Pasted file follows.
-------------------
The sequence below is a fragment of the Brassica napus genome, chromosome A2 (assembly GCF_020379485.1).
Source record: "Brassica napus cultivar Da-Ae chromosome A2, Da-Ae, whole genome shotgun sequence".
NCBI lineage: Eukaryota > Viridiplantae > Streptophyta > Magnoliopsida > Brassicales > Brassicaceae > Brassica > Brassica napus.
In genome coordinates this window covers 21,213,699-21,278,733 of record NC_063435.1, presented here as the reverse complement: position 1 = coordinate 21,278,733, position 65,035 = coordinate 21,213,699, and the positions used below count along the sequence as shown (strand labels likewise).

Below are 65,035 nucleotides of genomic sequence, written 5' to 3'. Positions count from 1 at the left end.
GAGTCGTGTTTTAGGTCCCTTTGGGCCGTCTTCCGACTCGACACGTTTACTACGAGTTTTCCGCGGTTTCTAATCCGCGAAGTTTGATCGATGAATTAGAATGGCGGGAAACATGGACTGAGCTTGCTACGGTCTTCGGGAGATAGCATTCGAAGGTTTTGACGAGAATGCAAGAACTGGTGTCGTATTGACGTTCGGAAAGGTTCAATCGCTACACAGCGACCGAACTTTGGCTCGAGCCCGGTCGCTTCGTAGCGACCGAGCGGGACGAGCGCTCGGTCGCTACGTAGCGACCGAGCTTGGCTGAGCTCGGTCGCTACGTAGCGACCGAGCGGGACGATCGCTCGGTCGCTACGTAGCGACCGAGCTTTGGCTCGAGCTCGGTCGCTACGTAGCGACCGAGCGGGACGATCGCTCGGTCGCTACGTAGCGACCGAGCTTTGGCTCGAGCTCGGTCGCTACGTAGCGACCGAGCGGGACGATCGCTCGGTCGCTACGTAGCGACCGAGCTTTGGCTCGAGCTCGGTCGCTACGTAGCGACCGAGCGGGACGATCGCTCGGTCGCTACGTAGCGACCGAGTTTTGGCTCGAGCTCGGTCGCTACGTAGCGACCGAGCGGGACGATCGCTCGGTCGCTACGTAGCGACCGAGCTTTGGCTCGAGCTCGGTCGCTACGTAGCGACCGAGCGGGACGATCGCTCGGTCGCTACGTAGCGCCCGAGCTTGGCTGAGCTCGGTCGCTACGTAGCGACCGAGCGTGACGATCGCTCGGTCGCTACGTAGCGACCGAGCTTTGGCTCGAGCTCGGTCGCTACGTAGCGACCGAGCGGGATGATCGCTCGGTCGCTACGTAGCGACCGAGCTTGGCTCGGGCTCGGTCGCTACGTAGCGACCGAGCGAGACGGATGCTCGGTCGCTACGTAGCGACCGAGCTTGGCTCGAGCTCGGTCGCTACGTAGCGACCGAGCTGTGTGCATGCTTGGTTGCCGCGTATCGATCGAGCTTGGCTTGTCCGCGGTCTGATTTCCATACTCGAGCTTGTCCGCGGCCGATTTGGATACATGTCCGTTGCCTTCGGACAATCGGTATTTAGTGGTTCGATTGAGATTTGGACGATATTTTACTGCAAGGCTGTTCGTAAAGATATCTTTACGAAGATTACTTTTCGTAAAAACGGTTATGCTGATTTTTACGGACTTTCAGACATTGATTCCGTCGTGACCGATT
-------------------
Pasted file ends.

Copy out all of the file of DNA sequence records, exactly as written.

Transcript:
The sequence below is a fragment of the Brassica napus genome, chromosome A2 (assembly GCF_020379485.1).
Source record: "Brassica napus cultivar Da-Ae chromosome A2, Da-Ae, whole genome shotgun sequence".
NCBI lineage: Eukaryota > Viridiplantae > Streptophyta > Magnoliopsida > Brassicales > Brassicaceae > Brassica > Brassica napus.
In genome coordinates this window covers 21,213,699-21,278,733 of record NC_063435.1, presented here as the reverse complement: position 1 = coordinate 21,278,733, position 65,035 = coordinate 21,213,699, and the positions used below count along the sequence as shown (strand labels likewise).

Below are 65,035 nucleotides of genomic sequence, written 5' to 3'. Positions count from 1 at the left end.
GAGTCGTGTTTTAGGTCCCTTTGGGCCGTCTTCCGACTCGACACGTTTACTACGAGTTTTCCGCGGTTTCTAATCCGCGAAGTTTGATCGATGAATTAGAATGGCGGGAAACATGGACTGAGCTTGCTACGGTCTTCGGGAGATAGCATTCGAAGGTTTTGACGAGAATGCAAGAACTGGTGTCGTATTGACGTTCGGAAAGGTTCAATCGCTACACAGCGACCGAACTTTGGCTCGAGCCCGGTCGCTTCGTAGCGACCGAGCGGGACGAGCGCTCGGTCGCTACGTAGCGACCGAGCTTGGCTGAGCTCGGTCGCTACGTAGCGACCGAGCGGGACGATCGCTCGGTCGCTACGTAGCGACCGAGCTTTGGCTCGAGCTCGGTCGCTACGTAGCGACCGAGCGGGACGATCGCTCGGTCGCTACGTAGCGACCGAGCTTTGGCTCGAGCTCGGTCGCTACGTAGCGACCGAGCGGGACGATCGCTCGGTCGCTACGTAGCGACCGAGCTTTGGCTCGAGCTCGGTCGCTACGTAGCGACCGAGCGGGACGATCGCTCGGTCGCTACGTAGCGACCGAGTTTTGGCTCGAGCTCGGTCGCTACGTAGCGACCGAGCGGGACGATCGCTCGGTCGCTACGTAGCGACCGAGCTTTGGCTCGAGCTCGGTCGCTACGTAGCGACCGAGCGGGACGATCGCTCGGTCGCTACGTAGCGCCCGAGCTTGGCTGAGCTCGGTCGCTACGTAGCGACCGAGCGTGACGATCGCTCGGTCGCTACGTAGCGACCGAGCTTTGGCTCGAGCTCGGTCGCTACGTAGCGACCGAGCGGGATGATCGCTCGGTCGCTACGTAGCGACCGAGCTTGGCTCGGGCTCGGTCGCTACGTAGCGACCGAGCGAGACGGATGCTCGGTCGCTACGTAGCGACCGAGCTTGGCTCGAGCTCGGTCGCTACGTAGCGACCGAGCTGTGTGCATGCTTGGTTGCCGCGTATCGATCGAGCTTGGCTTGTCCGCGGTCTGATTTCCATACTCGAGCTTGTCCGCGGCCGATTTGGATACATGTCCGTTGCCTTCGGACAATCGGTATTTAGTGGTTCGATTGAGATTTGGACGATATTTTACTGCAAGGCTGTTCGTAAAGATATCTTTACGAAGATTACTTTTCGTAAAAACGGTTATGCTGATTTTTACGGACTTTCAGACATTGATTCCGTCGTGACCGATT